Gregg Rowan and Rob Javin-Fisher, a partner and senior associate in our dispute resolution team who commented on the High Court decision, consider the outcome of the appeal further below.
The Technology and Construction Court has granted a claimant permission to adduce evidence from a new expert, after it became dissatisfied with its original expert's ability to express his views clearly. However, permission was granted subject to the condition that the claimant disclose certain documents in which the original expert had recorded his views (in addition to the expert's draft report, and the instructions to both experts, which the claimant had already disclosed): Allen Tod Architecture Ltd (in liquidation) v Capita Property and Infrastructure Ltd  EWHC 2171 (TCC).
The decision is another reminder that, where a party wishes to change experts, the court is likely to grant permission (if at all) on condition that documents recording the original expert's opinion are disclosed – even if the case is not one of "expert shopping" in the sense of shopping around for a more favourable expert opinion. Such a condition may go beyond disclosure of the original expert's final, signed report, or even a developed draft, to include any document in which the expert's views are recorded.
Another recent decision of the same judge (Coyne v Morgan and Harrison, considered here) suggests that a party will not be required to disclose their solicitors' attendance notes of meetings with the first expert (as opposed to documents prepared by the expert himself/herself) unless it is a "strong case of expert shopping". In the present case, however, it seems there was no attempt to obtain disclosure of solicitors' attendance notes.
The CJEU decision in Profit Investment Sim SpA v Ossi (C-366/13, 20 April 2016) provides guidance on when a secondary market purchaser of securities will be bound by an exclusive jurisdiction clause in the relevant prospectus. However, as the decision means that each case will turn on its facts, it makes it difficult for issuers of securities to predict where they might face claims and gives rise to the risk of parallel claims in multiple jurisdictions.
Donny Surtani and Nick Chapman have published an article in the September edition of the Butterworths Journal of International Banking and Financial Law in which they consider the decision and its implications. Click here to download a copy.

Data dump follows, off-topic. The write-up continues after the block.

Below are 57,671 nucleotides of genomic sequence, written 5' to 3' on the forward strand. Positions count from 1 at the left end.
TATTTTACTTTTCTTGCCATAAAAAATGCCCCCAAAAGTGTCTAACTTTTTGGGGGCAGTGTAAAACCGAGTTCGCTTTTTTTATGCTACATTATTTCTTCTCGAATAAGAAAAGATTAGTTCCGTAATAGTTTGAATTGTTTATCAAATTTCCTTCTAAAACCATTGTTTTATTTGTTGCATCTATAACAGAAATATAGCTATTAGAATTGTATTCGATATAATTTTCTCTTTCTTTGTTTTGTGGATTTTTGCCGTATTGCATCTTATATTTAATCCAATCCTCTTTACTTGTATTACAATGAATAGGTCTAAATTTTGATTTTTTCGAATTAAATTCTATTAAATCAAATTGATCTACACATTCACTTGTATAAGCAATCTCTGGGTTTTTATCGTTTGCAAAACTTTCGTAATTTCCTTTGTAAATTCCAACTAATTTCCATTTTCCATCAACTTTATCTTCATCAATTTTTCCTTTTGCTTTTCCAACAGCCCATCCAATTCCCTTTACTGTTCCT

The Court of Appeal has held that claims in conspiracy against former employees did not come within the employment jurisdiction provisions in the Lugano convention (which require an employer to sue an employee in his or her domicile in matters relating to the employment contract). There was therefore no requirement to bring proceedings against the former employees in Switzerland as their place of domicile and proceedings could continue in England against all the alleged conspirators: Bosworth and another v Arcadia Petroleum & Others  EWCA Civ 818.
The court rejected the argument that previous Court of Appeal and CJEU authorities meant that conspiracy claims which could be pleaded as a breach of an employment contract necessarily came within the employee protection provisions. The correct approach was to consider whether the reality and substance of the conduct related to an individual's contract of employment.
On the facts of this case, the court held that the contracts of employment provided the opportunity for the allegedly nefarious activities, but no more than that.
The outcome of this appeal has been awaited with interest as there has been substantial uncertainty over when a tort claim relates to an individual contract of employment within the meaning of the Brussels regime (the same question arises under the Lugano Convention, Brussels I Regulation and recast Brussels Regulation). The decision rejects a mechanistic approach in favour of looking at the substance of the conduct in issue. How it will apply in any particular case may not however always be easy to predict, given that the proper characterisation of the case will be determined by the substance of the matter and the facts of the case. Considerable scope for a jurisdiction challenge therefore remains where proceedings are commenced against an EU or EFTA domiciled employee in a country other than their domicile.
Herbert Smith Freehills is delighted to invite clients to the London launch event of the second edition of our Guide to Dispute Resolution in Africa.
Under EU rules, a tort claim may be brought in the courts of the member state where the harmful event occurred, as an alternative to suing in the courts of the defendant's domicile. The reference to "where the harmful event occurred" includes where the damage occurred, as well as the event that gave rise to the damage. This can give rise to difficult questions where financial damage is suffered in one member state as a result of an event that occurred in another member state.
In Universal Music International Holding BV v Schilling (C-12/15, 16 June 2016), the CJEU held that that "where the harmful event occurred" could not be read so broadly as to encompass any place where the adverse consequences of an event can be felt, and so the Dutch claimant could not bring a claim against its Czech legal advisers in the Netherlands solely on the basis that the relevant losses had been paid from its Dutch bank account. This limits the scope of the CJEU's previous decision in Kolassa v Barclays Bank plc (E-375/13, 28 January 2015) (considered here).
Donny Surtani and Nick Chapman have published an article in the 12 August edition of New Law Journal in which they consider the decision and its implications. Click here to download a copy.